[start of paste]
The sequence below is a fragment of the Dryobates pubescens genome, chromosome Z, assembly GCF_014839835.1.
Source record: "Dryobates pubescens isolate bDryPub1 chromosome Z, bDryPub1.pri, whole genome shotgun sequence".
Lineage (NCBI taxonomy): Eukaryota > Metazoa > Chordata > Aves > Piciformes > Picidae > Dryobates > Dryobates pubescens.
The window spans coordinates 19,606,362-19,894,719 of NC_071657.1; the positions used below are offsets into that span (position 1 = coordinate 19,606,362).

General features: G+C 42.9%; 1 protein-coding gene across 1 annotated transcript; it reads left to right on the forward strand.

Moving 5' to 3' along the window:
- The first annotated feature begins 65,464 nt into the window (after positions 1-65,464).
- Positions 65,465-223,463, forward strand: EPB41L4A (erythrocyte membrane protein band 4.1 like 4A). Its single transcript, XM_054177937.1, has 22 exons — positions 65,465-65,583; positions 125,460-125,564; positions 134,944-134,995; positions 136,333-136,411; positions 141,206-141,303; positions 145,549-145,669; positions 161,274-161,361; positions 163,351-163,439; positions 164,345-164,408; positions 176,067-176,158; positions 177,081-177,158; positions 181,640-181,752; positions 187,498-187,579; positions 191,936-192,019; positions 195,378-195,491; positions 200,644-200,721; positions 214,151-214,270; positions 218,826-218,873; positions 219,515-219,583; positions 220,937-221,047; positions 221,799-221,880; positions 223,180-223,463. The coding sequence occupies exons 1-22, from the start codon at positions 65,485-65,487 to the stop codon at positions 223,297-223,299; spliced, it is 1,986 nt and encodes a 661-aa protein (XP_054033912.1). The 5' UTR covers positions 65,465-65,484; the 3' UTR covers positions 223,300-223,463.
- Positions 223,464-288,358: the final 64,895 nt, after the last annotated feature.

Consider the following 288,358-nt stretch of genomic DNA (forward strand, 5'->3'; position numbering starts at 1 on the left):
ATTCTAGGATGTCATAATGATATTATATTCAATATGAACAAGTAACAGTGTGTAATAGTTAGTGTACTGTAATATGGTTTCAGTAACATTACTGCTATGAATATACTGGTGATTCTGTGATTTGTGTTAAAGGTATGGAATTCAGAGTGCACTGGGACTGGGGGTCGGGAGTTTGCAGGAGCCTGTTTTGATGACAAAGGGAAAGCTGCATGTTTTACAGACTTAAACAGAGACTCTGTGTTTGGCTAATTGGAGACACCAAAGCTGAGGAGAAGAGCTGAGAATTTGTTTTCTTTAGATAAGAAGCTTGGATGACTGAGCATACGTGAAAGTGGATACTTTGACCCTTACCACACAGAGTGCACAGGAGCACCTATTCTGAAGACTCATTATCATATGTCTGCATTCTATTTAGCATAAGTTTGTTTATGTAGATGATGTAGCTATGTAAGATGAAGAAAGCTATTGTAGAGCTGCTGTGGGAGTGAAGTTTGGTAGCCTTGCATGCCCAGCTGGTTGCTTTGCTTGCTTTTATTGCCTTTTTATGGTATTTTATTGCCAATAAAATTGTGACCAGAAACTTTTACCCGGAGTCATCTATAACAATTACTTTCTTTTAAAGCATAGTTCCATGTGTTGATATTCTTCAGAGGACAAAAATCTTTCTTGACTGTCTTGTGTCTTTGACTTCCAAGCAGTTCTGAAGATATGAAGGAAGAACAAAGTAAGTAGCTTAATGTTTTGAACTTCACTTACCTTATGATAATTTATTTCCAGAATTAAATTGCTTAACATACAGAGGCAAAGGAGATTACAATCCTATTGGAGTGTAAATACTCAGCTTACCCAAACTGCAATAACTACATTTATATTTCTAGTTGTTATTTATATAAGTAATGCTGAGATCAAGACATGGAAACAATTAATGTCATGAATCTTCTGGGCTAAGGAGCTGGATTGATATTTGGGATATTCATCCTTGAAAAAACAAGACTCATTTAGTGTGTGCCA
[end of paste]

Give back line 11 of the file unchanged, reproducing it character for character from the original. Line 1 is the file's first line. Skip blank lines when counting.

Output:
ATTCTAGGATGTCATAATGATATTATATTCAATATGAACAAGTAACAGTGTGTAATAGTTAGTGTACTGTAATATGGTTTCAGTAACATTACTGCTATGAATATACTGGTGATTCTGTGATTTGTGTTAAAGGTATGGAATTCAGAGTGCACTGGGACTGGGGGTCGGGAGTTTGCAGGAGCCTGTTTTGATGACAAAGGGAAAGCTGCATGTTTTACAGACTTAAACAGAGACTCTGTGTTTGGCTAATTGGAGACACCAAAGCTGAGGAGAAGAGCTGAGAATTTGTTTTCTTTAGATAAGAAGCTTGGATGACTGAGCATACGTGAAAGTGGATACTTTGACCCTTACCACACAGAGTGCACAGGAGCACCTATTCTGAAGACTCATTATCATATGTCTGCATTCTATTTAGCATAAGTTTGTTTATGTAGATGATGTAGCTATGTAAGATGAAGAAAGCTATTGTAGAGCTGCTGTGGGAGTGAAGTTTGGTAGCCTTGCATGCCCAGCTGGTTGCTTTGCTTGCTTTTATTGCCTTTTTATGGTATTTTATTGCCAATAAAATTGTGACCAGAAACTTTTACCCGGAGTCATCTATAACAATTACTTTCTTTTAAAGCATAGTTCCATGTGTTGATATTCTTCAGAGGACAAAAATCTTTCTTGACTGTCTTGTGTCTTTGACTTCCAAGCAGTTCTGAAGATATGAAGGAAGAACAAAGTAAGTAGCTTAATGTTTTGAACTTCACTTACCTTATGATAATTTATTTCCAGAATTAAATTGCTTAACATACAGAGGCAAAGGAGATTACAATCCTATTGGAGTGTAAATACTCAGCTTACCCAAACTGCAATAACTACATTTATATTTCTAGTTGTTATTTATATAAGTAATGCTGAGATCAAGACATGGAAACAATTAATGTCATGAATCTTCTGGGCTAAGGAGCTGGATTGATATTTGGGATATTCATCCTTGAAAAAACAAGACTCATTTAGTGTGTGCCA